The piece in its entirety appears below in all its dystopian glory. Who knew that Parade could be so dark? The piece claims that in the future "mankind's major struggle will be against boredom, with the suicide rate zooming as people lose the race."
The heaviness of the piece, along with the accompanying illustration, raise so many questions. Chief among them, why would a family of four gleefully jump into that menacing robot's mouth?
Lastly, despite the abject horror on Mother's face, the robot servant appears to be doing a damn fine job. Baby is happy and there's no indication that supper is burning. Granted, we have to assume that Mother was less-than-gingerly placed into that trash can by Mr. Octo-Eyes.
(UPDATE: I've been informed that the illustration for this piece was done by the incredible Jim Flora.)
January 4, 1959
All over the world and on the colonies in outer space, everyone is excited about the most popular event of the year. All human activity stops as people breathlessly await the outcome of the world's championship tiddlywinks contest.
In this world of the future mankind has little else to be excited about. For earth has been transformed into a "paradise" where incredibly clever robots take care of things. They do the farming, the factory work, run the trains, regulate traffic, enforce the law, cook the meals, clean the houses and distribute a vast wealth of goods and services to which every human being is entitled - merely by being alive.
Almost nothing familiar on earth today will survive in this robotized world of the future. For instance:
Withering Family Life
- Only a privileged few will have the right to work at a job.
- The dream of youngsters will not be to grow up rich and successful, but to be one of the favored few workers.
- Juvenile delinquency will take the form of vandalism against robots.
- Everyone wil aspire for some kind of "blue ribbon" for an amateur activity, hobby or sport - possibly an award for the best ship model built out of matchsticks or the most colorful rock garden in town.
- Heroes and celebrities will be the persons who devise new parlor games.
Fantastic? Certainly, by our everyday standards of progress. But every one of these dizzying pictures of life in the future could conceivably become real - when and if man creates robots to do his work for him.
- Mankind's major struggle will be against boredom, with the suicide rate zooming as people lose the race.
- Governments and family life will wither away. Public officials will be replaced by Board of Supervisors to "umpire" games, sports and recreation, and also administer competitive exams which would decide who could work at the few essential jobs left for human beings to do.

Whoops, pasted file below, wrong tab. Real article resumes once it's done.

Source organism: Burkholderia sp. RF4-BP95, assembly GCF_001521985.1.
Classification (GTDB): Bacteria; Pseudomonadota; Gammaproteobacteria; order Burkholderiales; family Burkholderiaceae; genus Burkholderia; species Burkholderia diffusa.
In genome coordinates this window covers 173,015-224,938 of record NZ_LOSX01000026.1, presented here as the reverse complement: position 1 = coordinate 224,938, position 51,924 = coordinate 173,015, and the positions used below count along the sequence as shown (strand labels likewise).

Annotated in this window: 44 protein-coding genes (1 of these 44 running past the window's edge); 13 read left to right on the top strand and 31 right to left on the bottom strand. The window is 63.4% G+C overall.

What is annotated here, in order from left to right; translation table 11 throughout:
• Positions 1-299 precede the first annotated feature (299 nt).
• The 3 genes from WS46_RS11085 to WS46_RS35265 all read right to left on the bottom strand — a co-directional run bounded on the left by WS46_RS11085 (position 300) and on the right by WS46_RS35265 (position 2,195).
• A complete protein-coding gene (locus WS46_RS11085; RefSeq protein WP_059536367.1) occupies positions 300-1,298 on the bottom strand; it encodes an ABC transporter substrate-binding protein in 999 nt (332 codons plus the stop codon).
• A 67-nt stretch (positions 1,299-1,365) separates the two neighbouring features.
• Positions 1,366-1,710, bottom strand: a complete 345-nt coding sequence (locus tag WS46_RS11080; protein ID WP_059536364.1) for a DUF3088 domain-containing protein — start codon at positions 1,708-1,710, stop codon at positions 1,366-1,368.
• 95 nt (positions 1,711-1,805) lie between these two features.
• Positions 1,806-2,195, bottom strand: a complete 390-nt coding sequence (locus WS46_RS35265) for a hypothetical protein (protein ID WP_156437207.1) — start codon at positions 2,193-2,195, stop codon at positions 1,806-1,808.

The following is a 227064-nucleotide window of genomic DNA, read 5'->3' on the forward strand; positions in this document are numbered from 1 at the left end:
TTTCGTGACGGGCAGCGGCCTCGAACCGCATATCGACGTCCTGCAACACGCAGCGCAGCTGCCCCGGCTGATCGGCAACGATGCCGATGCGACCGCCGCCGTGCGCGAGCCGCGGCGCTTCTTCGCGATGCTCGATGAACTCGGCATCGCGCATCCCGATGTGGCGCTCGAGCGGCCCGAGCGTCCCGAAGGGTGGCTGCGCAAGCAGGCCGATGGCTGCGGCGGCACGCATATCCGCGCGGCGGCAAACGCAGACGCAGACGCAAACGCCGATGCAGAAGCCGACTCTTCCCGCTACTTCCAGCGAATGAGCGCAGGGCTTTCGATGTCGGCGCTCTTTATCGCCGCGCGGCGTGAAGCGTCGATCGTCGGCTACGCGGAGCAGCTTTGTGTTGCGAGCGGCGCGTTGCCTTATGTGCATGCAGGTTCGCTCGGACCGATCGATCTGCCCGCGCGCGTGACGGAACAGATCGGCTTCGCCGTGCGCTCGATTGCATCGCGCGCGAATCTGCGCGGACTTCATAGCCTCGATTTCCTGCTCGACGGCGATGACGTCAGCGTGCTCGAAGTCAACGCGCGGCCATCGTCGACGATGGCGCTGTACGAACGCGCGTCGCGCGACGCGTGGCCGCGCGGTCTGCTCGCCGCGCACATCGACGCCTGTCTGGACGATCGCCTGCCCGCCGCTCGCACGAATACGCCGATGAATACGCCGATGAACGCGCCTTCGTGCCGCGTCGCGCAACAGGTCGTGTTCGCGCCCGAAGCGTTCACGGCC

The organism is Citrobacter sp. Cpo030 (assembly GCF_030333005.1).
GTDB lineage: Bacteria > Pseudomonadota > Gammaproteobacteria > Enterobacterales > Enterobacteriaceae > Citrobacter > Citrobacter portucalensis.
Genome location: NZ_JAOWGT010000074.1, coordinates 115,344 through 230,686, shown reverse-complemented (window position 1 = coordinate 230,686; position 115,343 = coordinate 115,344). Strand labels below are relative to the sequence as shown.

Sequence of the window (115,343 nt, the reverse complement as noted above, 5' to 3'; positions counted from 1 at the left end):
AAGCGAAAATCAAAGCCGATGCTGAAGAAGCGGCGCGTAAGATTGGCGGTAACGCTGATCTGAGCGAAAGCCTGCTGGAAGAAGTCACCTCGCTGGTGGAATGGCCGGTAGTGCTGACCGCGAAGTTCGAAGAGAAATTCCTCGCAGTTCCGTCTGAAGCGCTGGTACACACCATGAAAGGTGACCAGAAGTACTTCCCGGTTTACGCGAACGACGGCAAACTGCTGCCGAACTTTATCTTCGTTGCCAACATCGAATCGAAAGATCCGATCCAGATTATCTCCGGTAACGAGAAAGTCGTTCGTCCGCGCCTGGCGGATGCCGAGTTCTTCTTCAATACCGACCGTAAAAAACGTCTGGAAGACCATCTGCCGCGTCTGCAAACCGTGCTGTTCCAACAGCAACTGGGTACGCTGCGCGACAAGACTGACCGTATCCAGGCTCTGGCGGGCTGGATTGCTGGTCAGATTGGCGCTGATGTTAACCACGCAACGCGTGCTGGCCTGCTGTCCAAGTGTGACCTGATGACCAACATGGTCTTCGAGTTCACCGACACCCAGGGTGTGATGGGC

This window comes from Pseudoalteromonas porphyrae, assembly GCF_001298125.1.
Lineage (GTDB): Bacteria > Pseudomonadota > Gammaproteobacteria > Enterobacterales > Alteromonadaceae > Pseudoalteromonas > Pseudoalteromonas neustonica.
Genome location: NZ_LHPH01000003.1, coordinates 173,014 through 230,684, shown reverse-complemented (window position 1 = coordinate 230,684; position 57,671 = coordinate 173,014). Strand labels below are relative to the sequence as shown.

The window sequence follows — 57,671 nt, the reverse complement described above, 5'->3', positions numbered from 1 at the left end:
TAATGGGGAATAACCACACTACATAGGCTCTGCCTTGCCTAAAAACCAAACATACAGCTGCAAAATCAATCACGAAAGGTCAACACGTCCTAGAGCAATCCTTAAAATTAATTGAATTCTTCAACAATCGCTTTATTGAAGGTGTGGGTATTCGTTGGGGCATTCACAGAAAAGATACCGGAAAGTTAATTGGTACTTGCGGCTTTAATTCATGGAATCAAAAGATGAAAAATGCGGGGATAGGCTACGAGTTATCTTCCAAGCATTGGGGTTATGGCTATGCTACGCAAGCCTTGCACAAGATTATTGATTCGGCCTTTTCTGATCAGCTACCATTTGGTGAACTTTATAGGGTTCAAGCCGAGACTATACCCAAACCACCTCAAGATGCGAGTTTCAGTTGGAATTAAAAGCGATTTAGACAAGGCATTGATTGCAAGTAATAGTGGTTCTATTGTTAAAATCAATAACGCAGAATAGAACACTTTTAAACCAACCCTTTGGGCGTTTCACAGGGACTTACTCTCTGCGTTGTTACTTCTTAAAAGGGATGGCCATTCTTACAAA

Man's mastery of science and technology is advancing by tremendous leaps and bounds. One of his major goals ever since the caveman harnessed an ox to a primitive plow, has been to make something else replace human muscle power. The ultimate "something else" is the robot that acts and thinks like a man.
For the robot-powered society described here, Parade enlisted the fertile imagination and scientific knowledge of Isaac Asimov, an associate professor of bio-chemistry at the Boston University School of Medicine and a writer of science-fiction stories, including a series on robots.
Awful to Face
Wondrous as Asmiov's robotized world of the future may seem, the man who dreamed it up wants no part of it. Says Asimov, "I'll be glad that I will have long since been dead rather than face life in such a society!"
In the transportation systems of the future, electronically guided robots will be the bus and truck drivers. There may be robots that can repair TV sets, fix the plumbing, run IBM machines, act as traffic policemen, read galley proofs, serve as "information" attendants at railway stations.
"In theory," says Asimov, "there is no reason why any human job cannot be done by a machine if we can invent a robot brain as complex and as small as the human brain. Under such circumstances, there is no reason why a robot couldn't mentally be capable of doing anything a human can.
"But who will need man then? Man will die off of simple boredom and frustration." The reason, Asimov points out, is that comparatively few people can be usefully creative.
Consider the Joneses, who in a robotized world, have lost their usefulness:
Mr. and Mrs. Jones would have it easy. Their robot butler would awaken them gently, serve them breakfast in bed and wheel away and wash the dirty dishes. The robot valet and maid would choose the day's attire and dress them.
"Free" for the day, Mr. and Mrs. Jones must decide what to do. Mrs. Jones doesn't have the drudgery of housekeeping. Mr. Jones has no job to go to, since robots are doing nearly all the work. Of course, he could spend the day tinkering with his sailboat, although he knows a robot could tune u p the auxiliary engine more efficiently. Mrs. Jones may decide to work in the garden. Her robot could do this better, but she jealously guards this privilege.
Some people - the "aristocracy" in this strange robot society - would be entitled to work.
Closer Than We Think! Robot Housemaid (1959)
Monsanto House of the Future (1957-1967)
Monsanto House of the Future (1957)
Call a Serviceman (Chicago Tribune, 1959)
The Electronic Brain Made Beef Stew (1959)
Something must be wrong with its radar eye! (Chicago Tribune, 1959)
Frigidaire Kitchen of the Future (1957)
Monsanto House of the Future Brochure (1961)
How Experts Think We'll Live in 2000 A.D. (1950)